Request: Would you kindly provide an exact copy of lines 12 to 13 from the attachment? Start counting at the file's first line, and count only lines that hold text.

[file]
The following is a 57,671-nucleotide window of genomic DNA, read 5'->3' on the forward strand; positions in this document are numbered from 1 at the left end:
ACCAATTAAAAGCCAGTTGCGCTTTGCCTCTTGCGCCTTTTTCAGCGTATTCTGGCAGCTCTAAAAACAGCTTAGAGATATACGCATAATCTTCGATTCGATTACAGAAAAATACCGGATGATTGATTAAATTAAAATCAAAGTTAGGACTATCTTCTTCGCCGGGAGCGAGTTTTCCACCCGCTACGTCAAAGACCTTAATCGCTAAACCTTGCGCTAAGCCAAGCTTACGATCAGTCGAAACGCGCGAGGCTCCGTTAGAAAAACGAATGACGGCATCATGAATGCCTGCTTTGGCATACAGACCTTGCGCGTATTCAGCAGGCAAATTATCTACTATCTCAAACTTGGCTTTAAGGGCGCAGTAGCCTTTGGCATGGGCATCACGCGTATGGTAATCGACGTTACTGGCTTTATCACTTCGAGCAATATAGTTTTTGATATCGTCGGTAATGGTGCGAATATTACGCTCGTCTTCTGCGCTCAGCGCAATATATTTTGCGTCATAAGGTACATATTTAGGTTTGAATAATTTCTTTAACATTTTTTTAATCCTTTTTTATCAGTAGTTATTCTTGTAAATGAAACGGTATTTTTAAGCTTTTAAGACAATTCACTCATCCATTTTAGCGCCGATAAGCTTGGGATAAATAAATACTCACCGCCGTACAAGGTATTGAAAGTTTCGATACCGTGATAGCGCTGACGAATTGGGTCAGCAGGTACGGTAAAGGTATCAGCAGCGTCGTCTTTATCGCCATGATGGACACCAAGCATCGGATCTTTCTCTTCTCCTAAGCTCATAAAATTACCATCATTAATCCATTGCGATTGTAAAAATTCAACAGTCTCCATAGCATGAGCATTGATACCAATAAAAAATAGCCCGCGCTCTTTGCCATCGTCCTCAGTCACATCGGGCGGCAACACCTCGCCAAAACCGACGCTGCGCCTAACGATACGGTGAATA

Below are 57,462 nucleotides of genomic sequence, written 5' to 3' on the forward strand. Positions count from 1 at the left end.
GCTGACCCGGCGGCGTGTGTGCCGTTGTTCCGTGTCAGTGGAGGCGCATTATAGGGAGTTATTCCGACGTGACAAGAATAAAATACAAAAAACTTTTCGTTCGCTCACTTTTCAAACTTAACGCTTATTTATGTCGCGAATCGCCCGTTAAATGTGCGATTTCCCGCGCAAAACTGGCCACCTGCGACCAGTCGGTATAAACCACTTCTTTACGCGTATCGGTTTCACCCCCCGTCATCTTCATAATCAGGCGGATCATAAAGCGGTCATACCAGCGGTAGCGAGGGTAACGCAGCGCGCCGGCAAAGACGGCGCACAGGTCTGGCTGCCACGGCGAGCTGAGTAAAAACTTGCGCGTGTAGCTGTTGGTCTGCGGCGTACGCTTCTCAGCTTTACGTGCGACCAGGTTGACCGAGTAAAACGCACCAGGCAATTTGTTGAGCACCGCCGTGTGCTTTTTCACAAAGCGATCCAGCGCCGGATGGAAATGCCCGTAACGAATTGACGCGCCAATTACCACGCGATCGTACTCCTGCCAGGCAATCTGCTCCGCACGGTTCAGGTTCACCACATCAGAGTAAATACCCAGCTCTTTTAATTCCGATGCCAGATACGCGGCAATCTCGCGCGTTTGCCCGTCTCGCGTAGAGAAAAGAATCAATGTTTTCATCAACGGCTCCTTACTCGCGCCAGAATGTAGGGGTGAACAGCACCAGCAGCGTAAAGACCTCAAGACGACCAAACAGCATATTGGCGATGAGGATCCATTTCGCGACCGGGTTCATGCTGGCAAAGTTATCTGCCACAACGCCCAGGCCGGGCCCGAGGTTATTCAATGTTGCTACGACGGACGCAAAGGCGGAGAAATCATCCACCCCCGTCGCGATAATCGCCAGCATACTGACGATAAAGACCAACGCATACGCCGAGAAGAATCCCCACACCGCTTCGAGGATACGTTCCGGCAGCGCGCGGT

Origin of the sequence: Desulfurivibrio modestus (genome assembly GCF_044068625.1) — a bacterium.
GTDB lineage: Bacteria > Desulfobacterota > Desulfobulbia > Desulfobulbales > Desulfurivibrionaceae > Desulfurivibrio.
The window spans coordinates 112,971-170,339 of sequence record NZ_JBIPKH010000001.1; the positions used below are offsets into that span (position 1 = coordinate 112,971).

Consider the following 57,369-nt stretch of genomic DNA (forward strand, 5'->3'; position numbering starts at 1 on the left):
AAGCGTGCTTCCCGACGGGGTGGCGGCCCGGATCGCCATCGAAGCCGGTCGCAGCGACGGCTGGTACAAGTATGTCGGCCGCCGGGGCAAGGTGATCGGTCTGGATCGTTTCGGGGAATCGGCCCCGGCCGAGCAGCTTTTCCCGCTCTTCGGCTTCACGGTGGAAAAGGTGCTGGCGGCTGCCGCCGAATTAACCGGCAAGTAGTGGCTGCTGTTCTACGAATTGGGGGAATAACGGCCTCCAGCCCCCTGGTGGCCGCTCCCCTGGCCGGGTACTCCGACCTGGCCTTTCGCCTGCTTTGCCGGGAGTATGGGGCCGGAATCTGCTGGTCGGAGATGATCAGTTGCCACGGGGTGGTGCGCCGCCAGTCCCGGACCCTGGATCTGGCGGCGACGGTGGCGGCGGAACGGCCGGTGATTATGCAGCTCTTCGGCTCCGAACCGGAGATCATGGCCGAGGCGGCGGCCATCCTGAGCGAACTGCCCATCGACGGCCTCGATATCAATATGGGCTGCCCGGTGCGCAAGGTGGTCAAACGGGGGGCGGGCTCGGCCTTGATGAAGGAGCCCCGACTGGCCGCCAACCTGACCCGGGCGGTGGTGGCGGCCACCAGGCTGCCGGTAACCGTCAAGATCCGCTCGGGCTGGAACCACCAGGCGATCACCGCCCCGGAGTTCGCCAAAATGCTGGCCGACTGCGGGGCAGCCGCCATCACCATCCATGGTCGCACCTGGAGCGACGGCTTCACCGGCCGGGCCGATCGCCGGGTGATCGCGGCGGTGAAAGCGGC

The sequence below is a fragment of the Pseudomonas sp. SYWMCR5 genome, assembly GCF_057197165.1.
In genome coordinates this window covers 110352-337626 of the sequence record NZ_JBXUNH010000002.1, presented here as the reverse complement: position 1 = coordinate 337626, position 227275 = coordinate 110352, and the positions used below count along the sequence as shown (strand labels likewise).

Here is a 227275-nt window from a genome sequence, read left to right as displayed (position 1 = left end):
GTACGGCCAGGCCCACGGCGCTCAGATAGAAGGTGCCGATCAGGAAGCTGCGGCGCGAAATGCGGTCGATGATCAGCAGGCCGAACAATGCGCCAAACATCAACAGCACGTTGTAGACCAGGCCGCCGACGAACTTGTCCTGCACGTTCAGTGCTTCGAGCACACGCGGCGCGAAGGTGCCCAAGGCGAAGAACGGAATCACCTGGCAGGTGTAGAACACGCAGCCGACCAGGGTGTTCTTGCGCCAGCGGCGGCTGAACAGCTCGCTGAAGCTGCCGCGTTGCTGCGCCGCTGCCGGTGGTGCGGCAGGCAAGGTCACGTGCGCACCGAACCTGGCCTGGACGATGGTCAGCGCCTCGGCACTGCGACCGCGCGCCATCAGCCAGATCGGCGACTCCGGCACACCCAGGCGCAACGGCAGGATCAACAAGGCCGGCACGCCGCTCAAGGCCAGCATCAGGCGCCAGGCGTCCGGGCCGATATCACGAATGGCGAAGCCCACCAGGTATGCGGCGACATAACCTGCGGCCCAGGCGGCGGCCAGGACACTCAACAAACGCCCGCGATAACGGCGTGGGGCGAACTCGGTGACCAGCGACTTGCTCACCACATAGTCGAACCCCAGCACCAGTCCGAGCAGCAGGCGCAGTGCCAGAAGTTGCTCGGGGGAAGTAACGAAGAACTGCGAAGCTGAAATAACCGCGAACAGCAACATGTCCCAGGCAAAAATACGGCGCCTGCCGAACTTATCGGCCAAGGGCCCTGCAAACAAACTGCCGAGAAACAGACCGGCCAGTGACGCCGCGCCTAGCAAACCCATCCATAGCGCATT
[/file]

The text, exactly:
Here is a 227275-nt window from a genome sequence, read left to right as displayed (position 1 = left end):
GTACGGCCAGGCCCACGGCGCTCAGATAGAAGGTGCCGATCAGGAAGCTGCGGCGCGAAATGCGGTCGATGATCAGCAGGCCGAACAATGCGCCAAACATCAACAGCACGTTGTAGACCAGGCCGCCGACGAACTTGTCCTGCACGTTCAGTGCTTCGAGCACACGCGGCGCGAAGGTGCCCAAGGCGAAGAACGGAATCACCTGGCAGGTGTAGAACACGCAGCCGACCAGGGTGTTCTTGCGCCAGCGGCGGCTGAACAGCTCGCTGAAGCTGCCGCGTTGCTGCGCCGCTGCCGGTGGTGCGGCAGGCAAGGTCACGTGCGCACCGAACCTGGCCTGGACGATGGTCAGCGCCTCGGCACTGCGACCGCGCGCCATCAGCCAGATCGGCGACTCCGGCACACCCAGGCGCAACGGCAGGATCAACAAGGCCGGCACGCCGCTCAAGGCCAGCATCAGGCGCCAGGCGTCCGGGCCGATATCACGAATGGCGAAGCCCACCAGGTATGCGGCGACATAACCTGCGGCCCAGGCGGCGGCCAGGACACTCAACAAACGCCCGCGATAACGGCGTGGGGCGAACTCGGTGACCAGCGACTTGCTCACCACATAGTCGAACCCCAGCACCAGTCCGAGCAGCAGGCGCAGTGCCAGAAGTTGCTCGGGGGAAGTAACGAAGAACTGCGAAGCTGAAATAACCGCGAACAGCAACATGTCCCAGGCAAAAATACGGCGCCTGCCGAACTTATCGGCCAAGGGCCCTGCAAACAAACTGCCGAGAAACAGACCGGCCAGTGACGCCGCGCCTAGCAAACCCATCCATAGCGCATT